is the virus that is responsible for
causing acquired immune
deficiency syndrome (AIDS). It is
spread through one of the
- HIV can be spread
to babies born to, or
with the virus.
Needles - HIV is
frequently spread by
syringes, or drug use
someone who is
infected with the virus.
- HIV may also be
contact with infected
Sexual contact - In
adolescents, HIV is
commonly by sexual
contact with an
Young children become infected with AIDS/HIV due to maternal transmission
in the uterus, during the delivery process and through breast feeding;
Children can also become infected through child sexual abuse
Adults become infected with the virus due to behaviors:
• Sharing needles with drug use
• Unprotected sex
• Through blood transmissions (mostly in Third world countries)
• Infants - At birth, infants born to an HIV-infected mother may test
negative for the virus and have no symptoms. This does not mean that the
infant does not have the virus. Blood tests will be done at various stages
after birth up to and past 6 months of age to determine an infant's HIV
status. There may not be symptoms at first, but develop later. Symptoms
may include the following:
– failure to thrive - delayed physical and developmental growth as evidenced by
poor weight gain and bone growth.
– swollen abdomen (due to swelling of the liver and spleen)
– swollen lymph nodes
– intermittent diarrhea (diarrhea that may come and go) pneumonia
– oral thrush - a fungal infection in the mouth that is characterized by white
patches on the cheeks and tongue. These lesions may be painful to the infant
• HIV cannot be transmitted through casual contact in a child care setting. The HIV virus cannot be
spread by sneezing, coughing, hugging, or touching. Parents worry about accidents and fights, but
fresh blood-to-blood contact among children is extremely unusual. No case of HIV/AIDS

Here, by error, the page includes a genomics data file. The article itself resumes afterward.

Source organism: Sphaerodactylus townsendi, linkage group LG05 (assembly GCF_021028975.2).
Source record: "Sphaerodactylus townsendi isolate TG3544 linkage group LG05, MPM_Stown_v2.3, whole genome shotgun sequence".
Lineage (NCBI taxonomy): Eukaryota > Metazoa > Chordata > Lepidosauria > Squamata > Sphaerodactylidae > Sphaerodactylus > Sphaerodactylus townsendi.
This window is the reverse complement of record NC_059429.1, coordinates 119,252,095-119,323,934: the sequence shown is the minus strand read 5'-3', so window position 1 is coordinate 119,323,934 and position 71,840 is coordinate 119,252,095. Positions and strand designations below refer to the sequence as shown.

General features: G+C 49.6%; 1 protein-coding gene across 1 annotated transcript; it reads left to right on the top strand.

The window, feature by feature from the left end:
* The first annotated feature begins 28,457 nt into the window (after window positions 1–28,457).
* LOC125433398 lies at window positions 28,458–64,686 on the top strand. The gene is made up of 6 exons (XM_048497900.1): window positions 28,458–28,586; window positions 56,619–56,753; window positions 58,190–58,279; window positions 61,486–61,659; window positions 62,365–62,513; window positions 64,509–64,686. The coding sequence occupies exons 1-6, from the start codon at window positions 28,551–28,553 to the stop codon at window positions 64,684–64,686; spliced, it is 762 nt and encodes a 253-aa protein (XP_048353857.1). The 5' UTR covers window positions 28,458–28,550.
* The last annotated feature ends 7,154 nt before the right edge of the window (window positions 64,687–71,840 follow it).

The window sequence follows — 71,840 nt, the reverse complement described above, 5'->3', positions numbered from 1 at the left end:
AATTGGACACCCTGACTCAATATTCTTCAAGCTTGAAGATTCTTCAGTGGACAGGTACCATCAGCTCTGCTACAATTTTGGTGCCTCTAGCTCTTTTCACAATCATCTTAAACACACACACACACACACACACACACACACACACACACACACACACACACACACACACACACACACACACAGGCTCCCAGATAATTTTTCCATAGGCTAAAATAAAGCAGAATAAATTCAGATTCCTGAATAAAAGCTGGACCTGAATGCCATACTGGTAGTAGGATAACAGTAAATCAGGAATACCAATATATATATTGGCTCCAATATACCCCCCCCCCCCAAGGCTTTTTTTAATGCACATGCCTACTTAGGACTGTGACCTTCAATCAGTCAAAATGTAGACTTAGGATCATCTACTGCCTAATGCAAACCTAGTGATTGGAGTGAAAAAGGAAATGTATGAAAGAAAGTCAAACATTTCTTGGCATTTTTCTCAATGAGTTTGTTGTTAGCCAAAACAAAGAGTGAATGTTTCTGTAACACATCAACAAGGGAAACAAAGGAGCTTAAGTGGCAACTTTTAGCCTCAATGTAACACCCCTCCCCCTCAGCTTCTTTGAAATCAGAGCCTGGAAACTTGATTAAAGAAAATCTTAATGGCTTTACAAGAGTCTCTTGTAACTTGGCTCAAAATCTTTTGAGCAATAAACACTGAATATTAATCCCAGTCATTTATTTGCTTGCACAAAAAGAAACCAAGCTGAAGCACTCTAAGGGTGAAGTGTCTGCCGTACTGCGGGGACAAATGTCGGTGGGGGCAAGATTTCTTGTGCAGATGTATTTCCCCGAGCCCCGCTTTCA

transmission in a child care center has ever been reported.
• For clean ups: Use gloves and clean up as you normally would disposing paper towels and other
items in a plastic bag.
• If a child bites you and draws blood, wash the area immediately with soap and water. As you would
for any human bite, consult your physician.
• At Meal Time
• Do not allow children to share food. Otherwise, there are no restrictions. Clean up and sanitize as
you normally would
• Clean and sterilize baby bottles as usual.
• At Play Time
• If the child puts something in their mouth, the toy should be cleaned and sanitized as normal.
• In the Laundry
• If items have been soiled with body fluids, wash separately. Otherwise, articles can be washed with
• For First Aid
• Keep a first aid kid handy. It should include: a box of disposable latex gloves, antiseptic or
disinfectant, a bottle of bleach diluted to 1 tbsp bleach to one quarter water mixed immediately
before use, disposable paper towels, gauze, medical tape and plastic bag for waste disposal.
AIDS Healthcare Foundation: http://www.aidshealth.org/
Project Hope: http://www.projecthope.org
Elizabeth Taylor AIDS Foundation :
National Association of People With AIDS Hotline:
Fact Sheet on HIV/AIDs
Children Parents and AIDS: Brochure
Children and HIV
HIV/AIDS and Children Information for the Parents of an HIV Positive Child
1. Information about a child with HIV/AIDS should remain confidential.
2. Use universal precautions when dealing with body secretions such as
3. Protect child with AIDS/HIV from being exposed to secondary infections.
4. Assure that any open abrasions, cuts, or wounds are covered until a scab
5. No additional classroom strategies are required.
Centers for Disease Control and Prevention, National Center for Environmental
Health, Asthma's Impact on Children and Adolescent:
Management of Asthma in Children: American Family Physician
Center for Disease Control; Basic Information about Asthma:
Asthma in Children:
Asthma Basics for parents, kids and teens:
Asthma in Children: emedicinehealth
The complete resource on HIV/AIDs
Fact Sheet on HIV/AIDs
HIV Info Source: Children and HIV